WTO chief hopes Covid-19 patent waiver will be settled by December
Ngozi Okonjo-Iweala sees movement on both sides of vaccine-for-developing-countries debate
The head of the World Trade Organization (WTO) said on Monday she hopes that by December the body’s members will have reached a “pragmatic” solution over whether to waive Covid-19 vaccine patents.
Ngozi Okonjo-Iweala said she saw “movement on both sides” — referring to proponents of a waiver and those who have objections — and was hopeful of a framework agreement on the waiver issue, technological transfers and better access to vaccines for developing countries.
December is “an outer limit” for such a deal, the WTO director-general said at a briefing with journalists during a visit to Italy, which this year chairs the Group of 20 nations.
“I hope there will be a meeting of minds on how developing countries get easier access to vaccines, higher volumes and more manufacturing capacity,” she said, repeatedly stressing the need for “pragmatism” in negotiations.
US President Joe Biden last week backed a call from India and SA to waive patent protection for Covid-19 vaccines, angering pharmaceutical companies and triggering opposition from several European countries. Experts say waivers could take years to negotiate, and would not deal with the immediate need to manufacture more doses fast.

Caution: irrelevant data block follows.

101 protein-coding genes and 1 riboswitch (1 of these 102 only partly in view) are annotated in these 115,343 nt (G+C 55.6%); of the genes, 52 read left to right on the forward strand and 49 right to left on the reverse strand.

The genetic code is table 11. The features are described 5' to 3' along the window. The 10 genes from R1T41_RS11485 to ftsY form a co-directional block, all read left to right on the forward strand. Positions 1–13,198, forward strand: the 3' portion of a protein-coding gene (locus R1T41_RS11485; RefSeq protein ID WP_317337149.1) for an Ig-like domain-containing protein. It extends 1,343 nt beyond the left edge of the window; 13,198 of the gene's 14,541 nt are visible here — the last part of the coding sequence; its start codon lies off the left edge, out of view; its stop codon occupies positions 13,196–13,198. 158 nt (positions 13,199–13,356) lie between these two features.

Okonjo-Iweala said she understood proponents of the waiver were preparing a revised proposal which she hoped would be presented to the WTO “as soon as possible” so that by the end of May all sides are sitting down to negotiate.
It was possible that those with doubts about the waiver were also preparing texts, she said.
President Cyril Ramaphosa said on Monday that if wealthy nations hogged Covid-19 shots while millions in poor countries died waiting for them it would amount to “vaccine apartheid”.
Ramaphosa called on South Africans to support the waiver in his weekly newsletter, saying vaccines should be “a global public good”.
“It is about affirming our commitment to the advancement of equality and human rights, not just in our own country but around the world,” he wrote.
“A situation in which the populations of advanced, rich countries are safely inoculated while millions in poorer countries die in the queue would be tantamount to vaccine apartheid.”
Sub-Saharan Africa has administered the fewest vaccines relative to its population of any region, with about eight doses per 1,000 people against 150 doses per 1,000 people globally, according to the World Health Organization (WHO).
Ramaphosa recalled that 20 years ago SA faced off against “big pharma” over efforts to import and manufacture affordable generic antiretroviral medicines to treat people with HIV/Aids.
“Years later, the world is in the grip of another deadly pandemic in the form of Covid-19. And once again, SA is waging a struggle that puts global solidarity to the test,” he said.
Ramaphosa said SA is one of only five countries on the African continent able to manufacture vaccines and that there is a need for new capacity to be built.
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